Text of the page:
Presentation on theme: "Mixed Feelings About Using Phoneme-Level Models in Emotion Recognition Hannes Pirker Austrian Research Institute for Artificial Intelligence (OFAI) Vienna."— Presentation transcript:
Mixed Feelings About Using Phoneme-Level Models in Emotion Recognition Hannes Pirker Austrian Research Institute for Artificial Intelligence (OFAI) Vienna Poster presented at ACII-2007, September 16-19,Lisbon, Portugal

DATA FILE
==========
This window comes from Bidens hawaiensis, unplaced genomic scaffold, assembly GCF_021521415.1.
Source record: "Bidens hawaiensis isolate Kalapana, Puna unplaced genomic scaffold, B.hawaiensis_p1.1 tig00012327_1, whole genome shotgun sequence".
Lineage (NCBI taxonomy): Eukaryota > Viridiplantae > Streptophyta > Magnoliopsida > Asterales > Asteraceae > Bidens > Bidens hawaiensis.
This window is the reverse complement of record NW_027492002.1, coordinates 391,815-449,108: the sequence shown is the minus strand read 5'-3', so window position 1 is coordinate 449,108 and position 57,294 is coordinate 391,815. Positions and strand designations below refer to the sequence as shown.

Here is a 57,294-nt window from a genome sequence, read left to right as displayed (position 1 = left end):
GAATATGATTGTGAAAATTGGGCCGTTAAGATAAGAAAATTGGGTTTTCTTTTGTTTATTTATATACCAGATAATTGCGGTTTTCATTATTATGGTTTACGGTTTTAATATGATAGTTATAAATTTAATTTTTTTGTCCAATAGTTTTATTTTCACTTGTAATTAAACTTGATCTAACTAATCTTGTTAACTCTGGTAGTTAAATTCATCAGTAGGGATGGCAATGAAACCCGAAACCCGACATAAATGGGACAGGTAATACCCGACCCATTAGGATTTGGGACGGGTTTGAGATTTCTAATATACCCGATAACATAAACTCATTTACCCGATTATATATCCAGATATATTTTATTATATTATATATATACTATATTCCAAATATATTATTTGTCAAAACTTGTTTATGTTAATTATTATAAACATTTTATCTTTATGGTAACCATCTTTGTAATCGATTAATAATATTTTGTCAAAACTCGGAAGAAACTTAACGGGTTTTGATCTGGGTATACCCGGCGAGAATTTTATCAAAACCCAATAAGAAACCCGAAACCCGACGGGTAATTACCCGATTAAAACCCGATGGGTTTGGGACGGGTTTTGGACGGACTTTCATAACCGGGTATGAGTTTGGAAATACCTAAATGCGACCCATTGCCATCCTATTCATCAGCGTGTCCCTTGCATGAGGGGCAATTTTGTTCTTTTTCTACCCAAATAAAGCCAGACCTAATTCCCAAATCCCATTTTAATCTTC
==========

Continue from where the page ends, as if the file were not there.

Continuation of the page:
This study deals with the application of MFCC based models for both the recognition of emotional speech and the recognition of emotions in speech. More specifically it investigates the performance of phone-level models. First, results from performing forced alignment for the phonetic segmentation on GEMEP, a novel multimodal corpus of acted emotional utterances are presented, then the newly acquired segmentations are used for experiments with emotion recognition comparing phone-level models with sentence-level models.. 1 Motivation Abstract The Geneva Multimodal Emotion Portrayals corpus (GEMEP)  is a novel corpus of highly controlled and uniform content, containing 2 pseudo-linguistic utterances produced with 18 different emotions and varying levels of intensity. This uniform content provides a promising basis for investigating both the acoustic correlates of emotions as well as timing-issues in the synchronization between speech, facial expressions and body movements. In order to provide a sound basis for the investigation of fine-grained temporal issues, phonetic segmentation at the level of individual speech sounds was to be performed. Apart from this practical goal it also was to be investigated on how well standard segmentation techniques, i.e. Hidden Markov Models (HMM) with Mel Frequency Cepstral Coefficients (MFCC)  would cope with the amount of variability of manner and voice quality typically found in emotional speech. The third goal was to shed some light on the conflicting requirements on MFCCs. They are used in speech recognition for discriminating speech sounds and for their robustness against variation in intonation and voice quality. But they are also became popular in emotion recognition , though then they typically should be indifferent to the underlying speech sounds and sensitive to voice quality. As the identity of the speech sounds is a major influencing factor on MFCCs, we are comparing emotion classifiers that rely on phoneme-level models with sentence-level models.